Leni’s Words of Wisdom

Our p.a.v.e. program in arts entrepreneurship brought in a fabulous artist as its March speaker. Leni Schwendinger is a lighting designer and public artist whose work is visible in New York, Seattle, Glasgow, Philadelphia, Dallas, and elsewhere. She was also named by the Manhattan Chamber of Commerce as its 2008 Woman Entrepreneur of the Year.
Leni spoke for a little over an hour about her creative work, her vision, and her philosophy, and ended with the following advice for all creative entrepreneurs, not just the student entrepreneurs who were in her audience (used with her permission):
1. Explore your vision
2. Take Risks to Discover
3. Focus your efforts
4. Expand your medium
5. Ask for support

Let’s unpack these points a bit. While the origin points are Leni’s (as is the image of the Triple Bridge on Ninth Avenue in NYC), I’m doing the unpacking.

Explore your vision, an artistic vision, is like a landscape. It can have breadth and depth, with high points and low points. The artist can move around in this vision and find new and interesting areas to explore within it. To do that, the artist needs to be in motion rather than static, constantly examining and re-examining their vision, moving through the landscape in search of the next project, the next opportunity.

Take Risks to Discover  there are two important concepts here, risk and discovery,  Risk being the means to discovery, the goal. Discovery comes at a price, or at least at the potential of a price. Entrepreneurship of any type involves risk. What are you willing to risk to discover a new place in your creative landscape?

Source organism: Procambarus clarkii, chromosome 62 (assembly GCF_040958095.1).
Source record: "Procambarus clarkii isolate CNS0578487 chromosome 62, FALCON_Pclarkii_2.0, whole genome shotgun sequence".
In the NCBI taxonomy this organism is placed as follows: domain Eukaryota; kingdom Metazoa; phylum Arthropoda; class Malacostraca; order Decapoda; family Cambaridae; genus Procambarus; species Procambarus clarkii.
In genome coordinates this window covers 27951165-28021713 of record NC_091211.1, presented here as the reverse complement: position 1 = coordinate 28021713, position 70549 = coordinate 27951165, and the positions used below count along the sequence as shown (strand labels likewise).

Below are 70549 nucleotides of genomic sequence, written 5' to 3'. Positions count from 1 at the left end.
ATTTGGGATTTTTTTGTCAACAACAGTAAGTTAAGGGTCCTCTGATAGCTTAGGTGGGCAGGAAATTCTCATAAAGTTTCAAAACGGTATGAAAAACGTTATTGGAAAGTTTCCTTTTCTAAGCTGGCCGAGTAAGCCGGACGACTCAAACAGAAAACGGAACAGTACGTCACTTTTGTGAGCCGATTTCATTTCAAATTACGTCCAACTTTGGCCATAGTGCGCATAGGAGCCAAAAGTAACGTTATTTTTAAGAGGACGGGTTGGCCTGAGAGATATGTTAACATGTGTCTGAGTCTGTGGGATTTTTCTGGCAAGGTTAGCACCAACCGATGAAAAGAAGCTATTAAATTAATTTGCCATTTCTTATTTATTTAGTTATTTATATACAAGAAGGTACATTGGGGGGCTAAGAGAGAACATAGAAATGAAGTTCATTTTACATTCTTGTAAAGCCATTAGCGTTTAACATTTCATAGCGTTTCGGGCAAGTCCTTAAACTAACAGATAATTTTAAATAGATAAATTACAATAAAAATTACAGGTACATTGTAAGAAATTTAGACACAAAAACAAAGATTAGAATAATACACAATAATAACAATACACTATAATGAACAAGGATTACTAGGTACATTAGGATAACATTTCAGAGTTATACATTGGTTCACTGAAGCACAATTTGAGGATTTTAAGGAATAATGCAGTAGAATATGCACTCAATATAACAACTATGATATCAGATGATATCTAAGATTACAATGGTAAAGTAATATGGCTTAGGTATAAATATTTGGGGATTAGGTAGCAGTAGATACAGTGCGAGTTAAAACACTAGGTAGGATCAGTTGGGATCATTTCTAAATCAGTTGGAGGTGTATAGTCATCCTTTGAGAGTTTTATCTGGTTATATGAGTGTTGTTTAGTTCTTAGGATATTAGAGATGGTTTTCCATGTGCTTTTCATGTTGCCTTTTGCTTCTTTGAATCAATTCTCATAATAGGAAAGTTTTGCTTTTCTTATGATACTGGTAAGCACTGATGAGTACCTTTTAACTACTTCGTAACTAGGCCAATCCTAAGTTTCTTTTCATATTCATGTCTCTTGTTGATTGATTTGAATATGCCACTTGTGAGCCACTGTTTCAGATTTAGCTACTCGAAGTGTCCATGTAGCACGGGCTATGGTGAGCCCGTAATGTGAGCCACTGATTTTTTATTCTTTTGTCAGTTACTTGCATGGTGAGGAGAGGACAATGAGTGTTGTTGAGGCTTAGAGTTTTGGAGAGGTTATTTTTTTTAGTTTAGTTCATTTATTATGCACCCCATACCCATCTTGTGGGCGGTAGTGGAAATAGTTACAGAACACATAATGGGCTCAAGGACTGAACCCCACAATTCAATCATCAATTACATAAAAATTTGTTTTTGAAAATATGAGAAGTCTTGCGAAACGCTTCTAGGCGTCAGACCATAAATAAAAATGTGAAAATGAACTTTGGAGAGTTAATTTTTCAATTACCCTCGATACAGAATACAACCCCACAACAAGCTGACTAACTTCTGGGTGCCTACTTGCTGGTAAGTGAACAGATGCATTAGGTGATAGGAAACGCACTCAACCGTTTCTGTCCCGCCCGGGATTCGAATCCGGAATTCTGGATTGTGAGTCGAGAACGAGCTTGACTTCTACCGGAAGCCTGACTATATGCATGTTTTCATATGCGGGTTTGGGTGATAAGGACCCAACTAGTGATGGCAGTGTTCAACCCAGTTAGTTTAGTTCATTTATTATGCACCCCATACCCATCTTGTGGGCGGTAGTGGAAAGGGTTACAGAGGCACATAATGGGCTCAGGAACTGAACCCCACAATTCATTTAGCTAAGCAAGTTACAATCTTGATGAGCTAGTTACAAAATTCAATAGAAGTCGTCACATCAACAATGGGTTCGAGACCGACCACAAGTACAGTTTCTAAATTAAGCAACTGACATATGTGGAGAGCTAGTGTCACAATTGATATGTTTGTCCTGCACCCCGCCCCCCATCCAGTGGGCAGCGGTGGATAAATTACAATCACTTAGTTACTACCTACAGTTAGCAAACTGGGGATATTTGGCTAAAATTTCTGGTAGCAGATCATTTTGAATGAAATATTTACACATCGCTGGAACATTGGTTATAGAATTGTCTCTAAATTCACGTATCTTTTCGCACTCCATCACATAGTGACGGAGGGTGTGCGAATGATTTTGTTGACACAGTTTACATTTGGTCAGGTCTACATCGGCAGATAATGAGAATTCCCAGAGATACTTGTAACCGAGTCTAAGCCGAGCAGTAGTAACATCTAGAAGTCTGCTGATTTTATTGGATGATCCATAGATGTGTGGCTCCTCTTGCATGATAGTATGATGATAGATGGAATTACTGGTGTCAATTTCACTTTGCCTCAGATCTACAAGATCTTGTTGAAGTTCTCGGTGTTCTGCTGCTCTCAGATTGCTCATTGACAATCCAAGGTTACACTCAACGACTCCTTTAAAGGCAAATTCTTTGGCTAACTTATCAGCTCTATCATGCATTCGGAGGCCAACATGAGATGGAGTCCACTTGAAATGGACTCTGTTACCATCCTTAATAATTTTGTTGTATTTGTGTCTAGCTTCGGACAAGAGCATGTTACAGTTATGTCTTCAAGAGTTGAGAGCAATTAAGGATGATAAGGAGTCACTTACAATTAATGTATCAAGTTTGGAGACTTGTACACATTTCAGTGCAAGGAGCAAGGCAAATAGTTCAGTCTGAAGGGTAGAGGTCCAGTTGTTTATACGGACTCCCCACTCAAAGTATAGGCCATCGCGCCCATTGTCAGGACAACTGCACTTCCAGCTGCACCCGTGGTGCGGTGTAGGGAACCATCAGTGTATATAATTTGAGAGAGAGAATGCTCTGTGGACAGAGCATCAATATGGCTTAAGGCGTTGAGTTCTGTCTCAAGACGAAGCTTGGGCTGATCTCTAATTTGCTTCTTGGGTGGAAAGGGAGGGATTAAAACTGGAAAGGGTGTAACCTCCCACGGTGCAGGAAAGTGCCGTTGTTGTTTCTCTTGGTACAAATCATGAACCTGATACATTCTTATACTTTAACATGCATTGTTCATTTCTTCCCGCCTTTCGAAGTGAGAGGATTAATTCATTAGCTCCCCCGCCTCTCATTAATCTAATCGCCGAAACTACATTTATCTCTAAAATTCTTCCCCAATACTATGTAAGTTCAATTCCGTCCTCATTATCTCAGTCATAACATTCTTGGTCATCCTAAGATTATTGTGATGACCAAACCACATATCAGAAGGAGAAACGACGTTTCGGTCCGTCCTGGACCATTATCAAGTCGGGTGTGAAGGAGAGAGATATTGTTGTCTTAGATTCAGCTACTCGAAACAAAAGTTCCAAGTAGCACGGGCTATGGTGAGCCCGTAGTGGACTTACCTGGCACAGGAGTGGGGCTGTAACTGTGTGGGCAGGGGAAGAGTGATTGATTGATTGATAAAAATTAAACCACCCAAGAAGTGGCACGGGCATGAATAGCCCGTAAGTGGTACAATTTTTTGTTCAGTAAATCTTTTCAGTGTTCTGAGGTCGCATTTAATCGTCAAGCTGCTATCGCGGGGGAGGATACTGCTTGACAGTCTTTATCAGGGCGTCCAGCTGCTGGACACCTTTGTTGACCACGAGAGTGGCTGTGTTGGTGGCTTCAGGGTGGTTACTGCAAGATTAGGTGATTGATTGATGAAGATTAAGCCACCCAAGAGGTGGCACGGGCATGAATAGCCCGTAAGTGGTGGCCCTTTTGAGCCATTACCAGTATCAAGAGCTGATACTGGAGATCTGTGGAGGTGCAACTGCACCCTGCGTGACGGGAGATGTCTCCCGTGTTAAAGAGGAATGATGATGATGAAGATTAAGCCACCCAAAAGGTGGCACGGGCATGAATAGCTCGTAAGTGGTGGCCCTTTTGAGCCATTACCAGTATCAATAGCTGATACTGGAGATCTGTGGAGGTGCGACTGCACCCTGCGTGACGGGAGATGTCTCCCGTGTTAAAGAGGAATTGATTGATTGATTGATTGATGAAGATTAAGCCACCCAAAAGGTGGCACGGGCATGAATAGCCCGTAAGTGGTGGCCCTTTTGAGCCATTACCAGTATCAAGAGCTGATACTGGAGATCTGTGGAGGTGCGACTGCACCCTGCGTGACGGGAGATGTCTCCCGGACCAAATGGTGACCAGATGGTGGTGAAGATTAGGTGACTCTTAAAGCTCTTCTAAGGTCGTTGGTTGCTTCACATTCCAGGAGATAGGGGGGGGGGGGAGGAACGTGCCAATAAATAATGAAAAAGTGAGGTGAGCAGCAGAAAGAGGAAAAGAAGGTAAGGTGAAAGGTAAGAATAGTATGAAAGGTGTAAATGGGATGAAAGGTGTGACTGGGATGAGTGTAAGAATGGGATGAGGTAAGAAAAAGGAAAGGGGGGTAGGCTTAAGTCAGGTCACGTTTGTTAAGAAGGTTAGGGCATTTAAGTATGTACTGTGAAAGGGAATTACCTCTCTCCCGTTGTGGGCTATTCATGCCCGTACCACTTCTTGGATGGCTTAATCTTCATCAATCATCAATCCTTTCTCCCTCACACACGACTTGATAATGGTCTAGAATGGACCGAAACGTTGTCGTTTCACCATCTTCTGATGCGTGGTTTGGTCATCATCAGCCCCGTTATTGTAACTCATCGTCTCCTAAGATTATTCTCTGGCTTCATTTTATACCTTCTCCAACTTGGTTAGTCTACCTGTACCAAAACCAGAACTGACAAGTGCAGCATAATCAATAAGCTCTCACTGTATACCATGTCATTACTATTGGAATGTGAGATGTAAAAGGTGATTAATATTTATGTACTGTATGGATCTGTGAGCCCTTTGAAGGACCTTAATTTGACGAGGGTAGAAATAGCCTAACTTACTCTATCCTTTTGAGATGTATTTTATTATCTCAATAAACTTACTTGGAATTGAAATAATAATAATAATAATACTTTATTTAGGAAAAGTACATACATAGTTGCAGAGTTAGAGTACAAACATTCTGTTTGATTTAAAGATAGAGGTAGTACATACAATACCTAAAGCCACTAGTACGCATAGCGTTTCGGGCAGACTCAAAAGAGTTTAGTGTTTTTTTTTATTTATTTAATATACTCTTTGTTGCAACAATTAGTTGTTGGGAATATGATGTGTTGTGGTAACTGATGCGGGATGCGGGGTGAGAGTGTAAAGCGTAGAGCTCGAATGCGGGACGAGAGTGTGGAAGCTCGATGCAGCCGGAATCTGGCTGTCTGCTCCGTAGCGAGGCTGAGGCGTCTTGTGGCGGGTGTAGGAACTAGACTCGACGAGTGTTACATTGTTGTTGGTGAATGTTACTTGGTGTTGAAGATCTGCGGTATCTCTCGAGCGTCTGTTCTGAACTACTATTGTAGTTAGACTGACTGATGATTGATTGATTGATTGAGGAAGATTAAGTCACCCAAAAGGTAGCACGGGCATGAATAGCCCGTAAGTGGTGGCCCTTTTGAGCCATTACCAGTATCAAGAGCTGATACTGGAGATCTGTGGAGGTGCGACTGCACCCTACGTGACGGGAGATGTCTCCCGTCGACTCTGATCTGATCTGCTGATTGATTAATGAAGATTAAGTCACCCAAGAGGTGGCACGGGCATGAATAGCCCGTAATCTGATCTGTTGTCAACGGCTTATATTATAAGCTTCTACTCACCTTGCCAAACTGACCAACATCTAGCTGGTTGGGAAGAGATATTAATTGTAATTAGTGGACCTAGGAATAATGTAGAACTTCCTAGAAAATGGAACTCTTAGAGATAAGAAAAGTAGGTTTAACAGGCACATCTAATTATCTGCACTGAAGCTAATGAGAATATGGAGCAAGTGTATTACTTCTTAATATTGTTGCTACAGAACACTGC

Focus your efforts. I’m not a very good pianist. I’m a very good lighting designer. The lesson seems obvious to me.

Expand you medium  at first blush, I thought this was a contradiction to focus your efforts  but instead it’s a complement. Once the artist focuses their efforts, they can expand their medium. How? By taking risks to discover– to discover new meanings and new ways of expressing them, by advancing the medium itself technologically and creatively.

Ask for support. That landscape of creativity need not be a desert or deserted. How much more fun is it to work with a team or on a team? More than just fun, how much more productive and creative can one be when joining forces with other smart, productive, creative people. There are resources out there“ seek them, find them, ask them.

Next month, we’re hosting a talk by Arlene Goldbard, community arts activist and author. Stay tuned for some thoughts from and about her in mid April.

  • Dear Linda – First of all, thank you for the invitation to present ideas to the P.A.V.E audience the other day.

    Secondly, you unpacked what I packed. Your interpretation is spot on!

    It is my hope that students and members of the public will have taken away courage and inspiration that is possible when one commits to creative work and sticks to it.

    Best of luck with the continuation of the program.

    Leni Schwendinger

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